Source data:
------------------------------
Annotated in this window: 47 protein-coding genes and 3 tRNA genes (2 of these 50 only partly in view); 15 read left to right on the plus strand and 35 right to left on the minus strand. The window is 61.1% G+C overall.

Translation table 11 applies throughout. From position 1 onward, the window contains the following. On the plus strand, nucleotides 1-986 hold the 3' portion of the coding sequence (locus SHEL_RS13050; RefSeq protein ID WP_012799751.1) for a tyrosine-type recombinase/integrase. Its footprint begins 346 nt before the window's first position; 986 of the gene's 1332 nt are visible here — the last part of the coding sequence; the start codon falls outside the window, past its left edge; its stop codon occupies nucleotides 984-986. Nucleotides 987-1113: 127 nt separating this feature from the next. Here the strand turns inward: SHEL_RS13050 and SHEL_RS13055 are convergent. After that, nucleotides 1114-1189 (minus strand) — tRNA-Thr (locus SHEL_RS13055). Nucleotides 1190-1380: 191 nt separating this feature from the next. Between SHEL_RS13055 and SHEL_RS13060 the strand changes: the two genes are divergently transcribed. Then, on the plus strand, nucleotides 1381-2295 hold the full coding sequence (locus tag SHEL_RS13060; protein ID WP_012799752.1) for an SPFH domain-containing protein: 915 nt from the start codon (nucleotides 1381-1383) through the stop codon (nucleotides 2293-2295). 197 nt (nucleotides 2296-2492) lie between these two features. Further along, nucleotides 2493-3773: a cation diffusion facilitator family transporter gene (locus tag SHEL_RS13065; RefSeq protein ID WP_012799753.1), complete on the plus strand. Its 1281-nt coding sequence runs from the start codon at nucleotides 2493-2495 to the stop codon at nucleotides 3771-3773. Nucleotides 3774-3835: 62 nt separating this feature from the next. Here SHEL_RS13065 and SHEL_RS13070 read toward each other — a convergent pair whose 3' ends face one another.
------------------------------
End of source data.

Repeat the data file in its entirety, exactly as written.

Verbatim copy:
Annotated in this window: 47 protein-coding genes and 3 tRNA genes (2 of these 50 only partly in view); 15 read left to right on the plus strand and 35 right to left on the minus strand. The window is 61.1% G+C overall.

Translation table 11 applies throughout. From position 1 onward, the window contains the following. On the plus strand, nucleotides 1-986 hold the 3' portion of the coding sequence (locus SHEL_RS13050; RefSeq protein ID WP_012799751.1) for a tyrosine-type recombinase/integrase. Its footprint begins 346 nt before the window's first position; 986 of the gene's 1332 nt are visible here — the last part of the coding sequence; the start codon falls outside the window, past its left edge; its stop codon occupies nucleotides 984-986. Nucleotides 987-1113: 127 nt separating this feature from the next. Here the strand turns inward: SHEL_RS13050 and SHEL_RS13055 are convergent. After that, nucleotides 1114-1189 (minus strand) — tRNA-Thr (locus SHEL_RS13055). Nucleotides 1190-1380: 191 nt separating this feature from the next. Between SHEL_RS13055 and SHEL_RS13060 the strand changes: the two genes are divergently transcribed. Then, on the plus strand, nucleotides 1381-2295 hold the full coding sequence (locus tag SHEL_RS13060; protein ID WP_012799752.1) for an SPFH domain-containing protein: 915 nt from the start codon (nucleotides 1381-1383) through the stop codon (nucleotides 2293-2295). 197 nt (nucleotides 2296-2492) lie between these two features. Further along, nucleotides 2493-3773: a cation diffusion facilitator family transporter gene (locus tag SHEL_RS13065; RefSeq protein ID WP_012799753.1), complete on the plus strand. Its 1281-nt coding sequence runs from the start codon at nucleotides 2493-2495 to the stop codon at nucleotides 3771-3773. Nucleotides 3774-3835: 62 nt separating this feature from the next. Here SHEL_RS13065 and SHEL_RS13070 read toward each other — a convergent pair whose 3' ends face one another.